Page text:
Belfast Telegraph

Unilever shares rise despite missed forecasts after ice cream sales slowdown

The consumer giant saw sales grow 2.9% in the past three months as it also reported a slowdown in some key international markets.

Ben and Jerry’s owner Unilever missed growth forecasts as it reported a slowdown in sales growth for its ice cream brands (Ben and Jerry’s/PA)
Ben and Jerry’s owner Unilever missed growth forecasts as it reported a slowdown in sales growth for its ice cream brands (Ben and Jerry’s/PA)

By Henry Saker-Clark, PA City Reporter

Unilever has posted muted growth in the third quarter, missing City forecasts after a slowdown in key international markets and weaker growth in ice cream.

The Marmite and Ben & Jerry’s manufacturer reported weaker-than-expected sales in the past three months due to softer demand in China and India.

However, shares in the consumer giant increased after it posted sales of 13.3 billion euros (£11.5 billion) on the back of 2.9% underlying sales growth.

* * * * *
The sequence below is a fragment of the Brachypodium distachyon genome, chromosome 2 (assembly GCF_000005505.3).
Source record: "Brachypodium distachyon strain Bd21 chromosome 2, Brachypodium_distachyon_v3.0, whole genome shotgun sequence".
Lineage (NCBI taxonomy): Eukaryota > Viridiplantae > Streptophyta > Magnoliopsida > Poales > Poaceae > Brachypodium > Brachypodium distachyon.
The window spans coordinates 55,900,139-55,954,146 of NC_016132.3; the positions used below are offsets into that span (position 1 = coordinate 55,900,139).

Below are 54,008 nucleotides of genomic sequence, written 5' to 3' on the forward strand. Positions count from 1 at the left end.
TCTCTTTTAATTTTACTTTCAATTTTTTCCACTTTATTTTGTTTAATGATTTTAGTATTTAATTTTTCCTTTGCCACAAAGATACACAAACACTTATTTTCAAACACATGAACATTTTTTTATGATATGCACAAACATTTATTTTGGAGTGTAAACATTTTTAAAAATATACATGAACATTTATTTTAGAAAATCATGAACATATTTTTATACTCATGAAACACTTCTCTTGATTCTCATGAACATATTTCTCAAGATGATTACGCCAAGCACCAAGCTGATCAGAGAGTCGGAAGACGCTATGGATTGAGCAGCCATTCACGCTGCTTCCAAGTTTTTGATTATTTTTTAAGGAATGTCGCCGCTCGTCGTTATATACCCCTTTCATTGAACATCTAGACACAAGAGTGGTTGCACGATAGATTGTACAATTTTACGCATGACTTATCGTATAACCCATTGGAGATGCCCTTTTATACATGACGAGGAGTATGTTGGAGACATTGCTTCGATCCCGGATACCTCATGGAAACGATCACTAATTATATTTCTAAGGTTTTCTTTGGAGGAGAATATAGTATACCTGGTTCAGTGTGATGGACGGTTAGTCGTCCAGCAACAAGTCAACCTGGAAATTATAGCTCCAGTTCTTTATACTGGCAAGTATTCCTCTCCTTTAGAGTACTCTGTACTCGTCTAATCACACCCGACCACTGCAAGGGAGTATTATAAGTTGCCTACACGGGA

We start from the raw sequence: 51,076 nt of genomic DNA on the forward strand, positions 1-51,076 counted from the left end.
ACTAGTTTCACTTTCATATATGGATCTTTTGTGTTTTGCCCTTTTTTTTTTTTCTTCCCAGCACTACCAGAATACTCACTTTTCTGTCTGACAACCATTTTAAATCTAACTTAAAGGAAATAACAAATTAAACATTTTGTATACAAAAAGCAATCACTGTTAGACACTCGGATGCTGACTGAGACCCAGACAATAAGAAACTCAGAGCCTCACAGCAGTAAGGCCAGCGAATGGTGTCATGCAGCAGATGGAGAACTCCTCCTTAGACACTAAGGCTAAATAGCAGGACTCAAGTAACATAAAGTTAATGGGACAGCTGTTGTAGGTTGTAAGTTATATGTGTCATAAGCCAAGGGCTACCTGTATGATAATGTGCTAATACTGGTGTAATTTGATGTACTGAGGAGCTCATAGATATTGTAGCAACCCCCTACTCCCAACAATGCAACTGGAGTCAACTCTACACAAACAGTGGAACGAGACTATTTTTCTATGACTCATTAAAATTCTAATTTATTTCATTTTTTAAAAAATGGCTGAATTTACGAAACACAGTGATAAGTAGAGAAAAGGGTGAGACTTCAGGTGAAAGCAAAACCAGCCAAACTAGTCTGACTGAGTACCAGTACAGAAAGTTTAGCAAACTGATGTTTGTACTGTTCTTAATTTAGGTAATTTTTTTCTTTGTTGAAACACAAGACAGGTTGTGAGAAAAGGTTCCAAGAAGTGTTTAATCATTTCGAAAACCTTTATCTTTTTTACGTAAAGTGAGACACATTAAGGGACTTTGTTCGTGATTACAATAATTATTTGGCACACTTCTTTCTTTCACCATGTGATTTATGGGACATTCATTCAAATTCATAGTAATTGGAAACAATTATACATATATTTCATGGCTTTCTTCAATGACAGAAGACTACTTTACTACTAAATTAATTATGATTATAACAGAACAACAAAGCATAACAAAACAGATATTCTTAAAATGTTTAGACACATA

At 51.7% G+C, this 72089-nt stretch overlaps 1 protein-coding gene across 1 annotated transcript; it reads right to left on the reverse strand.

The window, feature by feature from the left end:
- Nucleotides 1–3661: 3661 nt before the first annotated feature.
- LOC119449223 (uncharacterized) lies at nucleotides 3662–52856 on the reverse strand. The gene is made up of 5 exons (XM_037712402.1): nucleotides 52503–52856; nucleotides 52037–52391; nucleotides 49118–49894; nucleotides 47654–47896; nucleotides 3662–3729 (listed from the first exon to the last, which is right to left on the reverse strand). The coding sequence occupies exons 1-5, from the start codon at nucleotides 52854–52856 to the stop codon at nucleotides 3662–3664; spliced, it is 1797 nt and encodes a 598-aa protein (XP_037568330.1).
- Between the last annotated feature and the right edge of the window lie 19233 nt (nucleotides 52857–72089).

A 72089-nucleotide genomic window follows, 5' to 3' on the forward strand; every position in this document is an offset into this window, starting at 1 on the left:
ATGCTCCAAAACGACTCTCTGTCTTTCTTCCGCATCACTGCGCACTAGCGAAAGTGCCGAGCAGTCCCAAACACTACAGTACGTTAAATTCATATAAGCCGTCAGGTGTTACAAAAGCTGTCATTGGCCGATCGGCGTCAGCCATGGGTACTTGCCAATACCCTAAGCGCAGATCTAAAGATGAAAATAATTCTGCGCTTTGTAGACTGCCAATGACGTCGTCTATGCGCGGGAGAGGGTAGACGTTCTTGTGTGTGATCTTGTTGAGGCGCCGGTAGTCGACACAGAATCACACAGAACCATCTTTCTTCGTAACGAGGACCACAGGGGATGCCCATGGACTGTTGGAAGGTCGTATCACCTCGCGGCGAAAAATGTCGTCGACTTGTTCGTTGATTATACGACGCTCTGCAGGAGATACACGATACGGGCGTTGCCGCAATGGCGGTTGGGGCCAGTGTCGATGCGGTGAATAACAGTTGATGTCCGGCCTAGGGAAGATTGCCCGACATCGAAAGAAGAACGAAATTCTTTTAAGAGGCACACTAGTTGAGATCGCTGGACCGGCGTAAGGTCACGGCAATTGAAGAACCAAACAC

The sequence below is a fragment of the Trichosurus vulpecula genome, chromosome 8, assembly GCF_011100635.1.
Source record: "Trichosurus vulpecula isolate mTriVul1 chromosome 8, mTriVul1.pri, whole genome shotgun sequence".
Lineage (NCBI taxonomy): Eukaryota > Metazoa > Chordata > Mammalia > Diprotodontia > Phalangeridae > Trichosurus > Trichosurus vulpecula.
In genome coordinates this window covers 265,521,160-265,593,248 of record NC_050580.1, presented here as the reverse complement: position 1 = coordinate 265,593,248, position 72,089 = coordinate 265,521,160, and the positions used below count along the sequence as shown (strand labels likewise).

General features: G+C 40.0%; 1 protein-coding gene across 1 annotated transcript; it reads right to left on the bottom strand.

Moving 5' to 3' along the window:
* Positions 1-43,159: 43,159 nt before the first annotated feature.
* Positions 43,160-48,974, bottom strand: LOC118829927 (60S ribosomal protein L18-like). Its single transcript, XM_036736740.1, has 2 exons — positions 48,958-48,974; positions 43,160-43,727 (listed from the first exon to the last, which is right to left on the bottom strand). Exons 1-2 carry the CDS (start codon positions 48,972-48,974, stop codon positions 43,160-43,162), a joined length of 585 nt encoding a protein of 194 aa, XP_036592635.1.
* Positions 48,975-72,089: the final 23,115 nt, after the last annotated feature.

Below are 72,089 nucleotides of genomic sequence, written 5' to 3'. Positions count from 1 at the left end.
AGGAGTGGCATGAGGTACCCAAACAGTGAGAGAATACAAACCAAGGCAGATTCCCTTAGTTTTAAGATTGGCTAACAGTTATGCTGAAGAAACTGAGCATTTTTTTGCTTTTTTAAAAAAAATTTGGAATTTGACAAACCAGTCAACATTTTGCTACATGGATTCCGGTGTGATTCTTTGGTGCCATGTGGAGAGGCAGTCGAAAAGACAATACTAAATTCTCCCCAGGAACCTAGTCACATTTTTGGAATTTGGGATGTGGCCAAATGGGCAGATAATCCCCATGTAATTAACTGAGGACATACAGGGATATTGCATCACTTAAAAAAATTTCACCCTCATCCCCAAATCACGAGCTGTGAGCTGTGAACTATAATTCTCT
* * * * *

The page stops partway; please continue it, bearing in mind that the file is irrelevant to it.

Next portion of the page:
Total turnover increased by 5.8% as the business benefited from positive currency exchange rates and acquisitions.

The company’s home care division drove growth, delivering 5.4% underlying sales growth as it was boosted by double-digit growth for Cif cleaning products.

Beauty and personal care sales increased by 2.8% after strong sales of deodorants.

Food and drink delivered lower growth as sales rose 1.7% due to higher pricing as volumes slipped lower.

The volume decline came as ice cream brands, such as Ben & Jerry’s and Magnum, failed to match strong sales in 2018 due to cooler summer temperatures this year in Europe.

Tea also delivered modest growth through the Pukka and Lipton brands.

Unilever reported a “market slowdown” in India, while sales declined 0.3% in Europe due to “difficult” retail conditions.

Alan Jope, chief executive officer of Unilever, said: “We have maintained momentum in the quarter, with a good balance between volume and price. Emerging markets and home care have been the key growth drivers.

“We are committed to delivering superior long-term financial performance and balanced, compound growth of the top and bottom line through our sustainable business model.”

Russ Mould, investment director at AJ Bell, said: “A weak showing for the shares heading into today’s announcement suggests investors were fearing worse.

“Nonetheless, the continuing pressure on sales in developed markets, which fell 0.1%, does reflect the structural challenge facing big brands as more of us look to buy local products which are perceived to have more integrity.”

Shares in the company increased 2.1% to 4,704p in early trading.

PA

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